China and Africa Brothers in Arms
Chinese President Xi Jinping offers $60 billion to assist Africa’s growth and development

Africa is, undoubtedly, the most impoverished continent on the face of the earth. Regularly affected by famine and diseases, the continent is also host to multiple civil wars that have resulted in the deaths of tens of thousands of African children. The developed world, especially the United States and Europe, have always extended their arms to the continent’s development – through charity or grants. However, China is now set to undermine all previous undertaken efforts. On 4th September, 2018, at the Beijing Summit of the Forum on China-Africa Cooperation (FOCAC), Chinese President Xi Jinping pledged $60 billion to the continent in loans, grants, and development financing.

The summit was attended by 50 heads of African State and Government – including Nigerian President Muhammadu Buhari and the Chairperson of the African Union (AU) Commission, Moussa Faki. More than 240 Ministerial-level officials from 53 African members of FOCAC were also present in Beijing. The leaders used the platform to draw the blueprint for future partnership and cooperation between China and the participating African nations. At the end of the summit, Xi Jinping issued the Beijing declaration and offered to extend $60 billion to Africa – which includes $20 billion in credit lines, $15 billion in interest-free loans, and $15 billion in development and financing. Jinping also assured the representatives of the African nations that he would encourage Chinese companies to invest $10 billion in Africa in the upcoming years.

The Beijing Declaration thrives toward a stronger China-Africa community – one that holds a shared future. The declaration will witness the launch of eight major initiatives in the next three years that’s primarily designed to help African youth. They are: Industrial Promotion, Infrastructure Connectivity, Trade Facilitation, Green Development, Capacity Building, Health Care, People-to-People exchange, and finally, Peace and Security.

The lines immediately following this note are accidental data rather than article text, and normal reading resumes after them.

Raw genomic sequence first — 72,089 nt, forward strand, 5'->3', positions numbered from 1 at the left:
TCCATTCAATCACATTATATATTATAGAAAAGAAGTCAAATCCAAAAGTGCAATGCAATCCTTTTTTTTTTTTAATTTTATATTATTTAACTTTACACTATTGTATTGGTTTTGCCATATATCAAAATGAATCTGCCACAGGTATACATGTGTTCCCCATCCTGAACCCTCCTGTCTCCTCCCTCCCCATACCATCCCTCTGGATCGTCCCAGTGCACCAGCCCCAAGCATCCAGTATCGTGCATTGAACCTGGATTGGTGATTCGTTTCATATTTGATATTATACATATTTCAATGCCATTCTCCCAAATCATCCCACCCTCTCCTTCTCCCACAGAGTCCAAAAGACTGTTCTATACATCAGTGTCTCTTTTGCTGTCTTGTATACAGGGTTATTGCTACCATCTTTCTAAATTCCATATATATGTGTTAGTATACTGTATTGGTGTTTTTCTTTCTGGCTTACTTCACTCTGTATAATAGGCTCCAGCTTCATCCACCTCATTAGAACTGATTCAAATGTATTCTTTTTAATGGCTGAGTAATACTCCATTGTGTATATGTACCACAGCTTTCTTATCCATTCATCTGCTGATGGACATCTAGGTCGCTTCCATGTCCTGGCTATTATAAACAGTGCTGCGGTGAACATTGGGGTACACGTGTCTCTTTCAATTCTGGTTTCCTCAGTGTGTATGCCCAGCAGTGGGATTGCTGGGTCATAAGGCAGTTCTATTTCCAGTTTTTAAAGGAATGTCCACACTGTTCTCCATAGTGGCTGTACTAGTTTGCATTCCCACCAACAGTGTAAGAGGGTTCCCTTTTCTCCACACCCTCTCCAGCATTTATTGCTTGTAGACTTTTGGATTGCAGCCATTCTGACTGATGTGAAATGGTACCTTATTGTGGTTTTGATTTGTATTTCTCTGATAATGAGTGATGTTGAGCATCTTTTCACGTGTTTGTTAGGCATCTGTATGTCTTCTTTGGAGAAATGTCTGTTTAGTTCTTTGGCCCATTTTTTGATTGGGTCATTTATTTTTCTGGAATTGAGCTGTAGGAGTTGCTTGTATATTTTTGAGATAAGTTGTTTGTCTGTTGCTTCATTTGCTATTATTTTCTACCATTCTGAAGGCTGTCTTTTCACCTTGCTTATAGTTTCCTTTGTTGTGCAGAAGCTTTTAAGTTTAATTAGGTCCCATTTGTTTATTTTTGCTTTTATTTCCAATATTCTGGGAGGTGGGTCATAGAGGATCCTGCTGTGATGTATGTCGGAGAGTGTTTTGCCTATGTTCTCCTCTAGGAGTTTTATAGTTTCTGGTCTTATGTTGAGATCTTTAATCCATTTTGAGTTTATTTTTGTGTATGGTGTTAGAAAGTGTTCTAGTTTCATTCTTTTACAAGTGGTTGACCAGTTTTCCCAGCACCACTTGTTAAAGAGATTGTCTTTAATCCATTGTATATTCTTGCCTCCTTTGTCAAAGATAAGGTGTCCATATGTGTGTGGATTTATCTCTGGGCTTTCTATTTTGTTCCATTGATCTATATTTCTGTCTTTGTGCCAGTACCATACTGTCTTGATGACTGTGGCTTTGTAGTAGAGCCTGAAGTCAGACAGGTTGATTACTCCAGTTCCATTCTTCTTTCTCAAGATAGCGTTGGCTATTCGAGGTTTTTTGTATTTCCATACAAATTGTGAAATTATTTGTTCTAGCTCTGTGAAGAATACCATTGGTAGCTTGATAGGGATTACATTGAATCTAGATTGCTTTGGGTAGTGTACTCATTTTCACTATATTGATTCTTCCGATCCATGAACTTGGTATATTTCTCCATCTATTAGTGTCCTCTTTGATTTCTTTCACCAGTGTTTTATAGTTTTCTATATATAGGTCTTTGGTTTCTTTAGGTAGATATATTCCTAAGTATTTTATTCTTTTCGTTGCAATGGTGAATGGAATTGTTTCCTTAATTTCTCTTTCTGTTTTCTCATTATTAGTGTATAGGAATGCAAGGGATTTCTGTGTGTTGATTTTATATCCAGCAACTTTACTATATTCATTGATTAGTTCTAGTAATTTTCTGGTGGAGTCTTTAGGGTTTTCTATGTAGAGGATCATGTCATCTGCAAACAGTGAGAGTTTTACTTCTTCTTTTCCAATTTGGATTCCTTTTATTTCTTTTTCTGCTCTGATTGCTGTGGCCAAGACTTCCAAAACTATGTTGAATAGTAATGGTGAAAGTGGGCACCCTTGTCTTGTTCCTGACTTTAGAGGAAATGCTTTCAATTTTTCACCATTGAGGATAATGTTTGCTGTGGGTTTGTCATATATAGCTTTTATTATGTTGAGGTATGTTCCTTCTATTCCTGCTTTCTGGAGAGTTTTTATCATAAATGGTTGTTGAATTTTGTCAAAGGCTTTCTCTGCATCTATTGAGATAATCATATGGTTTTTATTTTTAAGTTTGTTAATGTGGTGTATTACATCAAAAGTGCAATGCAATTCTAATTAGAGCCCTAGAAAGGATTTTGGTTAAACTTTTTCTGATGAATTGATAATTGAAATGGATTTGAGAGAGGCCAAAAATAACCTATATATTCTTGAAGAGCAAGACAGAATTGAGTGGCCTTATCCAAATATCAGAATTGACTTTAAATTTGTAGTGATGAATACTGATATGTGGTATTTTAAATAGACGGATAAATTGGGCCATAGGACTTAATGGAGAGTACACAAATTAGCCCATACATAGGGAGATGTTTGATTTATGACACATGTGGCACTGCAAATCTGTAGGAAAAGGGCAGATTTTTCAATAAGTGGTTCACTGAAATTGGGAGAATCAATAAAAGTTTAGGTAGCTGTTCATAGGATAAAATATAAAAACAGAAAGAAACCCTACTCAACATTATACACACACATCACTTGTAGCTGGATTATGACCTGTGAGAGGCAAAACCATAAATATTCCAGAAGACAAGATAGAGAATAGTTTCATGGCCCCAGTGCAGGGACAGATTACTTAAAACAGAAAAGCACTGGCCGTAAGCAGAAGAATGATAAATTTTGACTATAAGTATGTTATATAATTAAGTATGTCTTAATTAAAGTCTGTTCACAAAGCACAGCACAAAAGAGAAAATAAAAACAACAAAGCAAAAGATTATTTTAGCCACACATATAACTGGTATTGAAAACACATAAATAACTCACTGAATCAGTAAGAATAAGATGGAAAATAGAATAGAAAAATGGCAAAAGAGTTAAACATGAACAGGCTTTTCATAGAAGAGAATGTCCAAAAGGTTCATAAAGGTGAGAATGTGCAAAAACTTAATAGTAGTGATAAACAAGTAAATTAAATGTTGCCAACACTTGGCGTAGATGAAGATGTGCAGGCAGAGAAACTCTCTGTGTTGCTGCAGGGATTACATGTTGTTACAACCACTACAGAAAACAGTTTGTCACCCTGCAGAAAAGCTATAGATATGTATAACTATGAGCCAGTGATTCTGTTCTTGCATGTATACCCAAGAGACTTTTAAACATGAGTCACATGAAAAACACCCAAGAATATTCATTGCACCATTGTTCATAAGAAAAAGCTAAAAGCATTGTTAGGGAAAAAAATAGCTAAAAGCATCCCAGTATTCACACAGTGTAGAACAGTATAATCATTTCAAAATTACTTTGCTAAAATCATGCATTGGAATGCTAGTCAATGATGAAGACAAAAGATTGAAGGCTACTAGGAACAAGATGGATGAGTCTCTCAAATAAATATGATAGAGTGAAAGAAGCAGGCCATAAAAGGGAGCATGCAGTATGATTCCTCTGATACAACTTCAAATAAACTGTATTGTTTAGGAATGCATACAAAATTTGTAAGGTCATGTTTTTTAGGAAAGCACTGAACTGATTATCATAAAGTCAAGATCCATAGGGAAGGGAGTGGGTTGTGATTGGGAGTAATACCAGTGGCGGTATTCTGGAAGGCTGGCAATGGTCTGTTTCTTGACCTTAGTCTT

While the Capacity Building initiative will provide vocational training for young Africans to promote youth innovation and entrepreneurship, the Green Development initiative is set to assist the continent deal with climate change, desertification prevention and control, and wildlife protection. China has also decided to upgrade 50 medical and health aid programs for Africa through its Health Care initiative, along with developing Africa’s energy, transportation, and telecommunications resources through its Infrastructure Connectivity initiative.

Along with the Beijing Declaration, Jinping has also adopted the Forum on China-Africa Cooperation Beijing Action Plan (2019-2021). This plan deems unprecedented solidarity, vitality, and creativity on both sides that could augment economic and social opportunities. Nigeria, China’s important strategic partner, was at the center of this plan – as the two countries hoped to achieve fruitful gains form friendly and mutually beneficial cooperation in all fields.

Many economists and sociologists, however, have criticized the increase of China’s lending practices. They have argued that China’s Belt and Road Initiative, a modern-day replica of the old Silk Road, was a giant “debt trap” and ticks all the properties of “neocolonialism”. The Chinese government is also under tremendous burden amidst the ongoing trade war with the U.S., increasing pressure on the yuan, and a national debt that has skyrocketed from $6 trillion in 2008 to $28 trillion in 2017.

However, the future of 2.6 billion people living in China and Africa is closely related to bilateral bonds between them. China’s efforts to aid an entire continent might help them achieve global superpower status, undermining the U.S. and Europe. On the other hand, it may also help Africa rise from its ashes and eradicate its own inherent problems.

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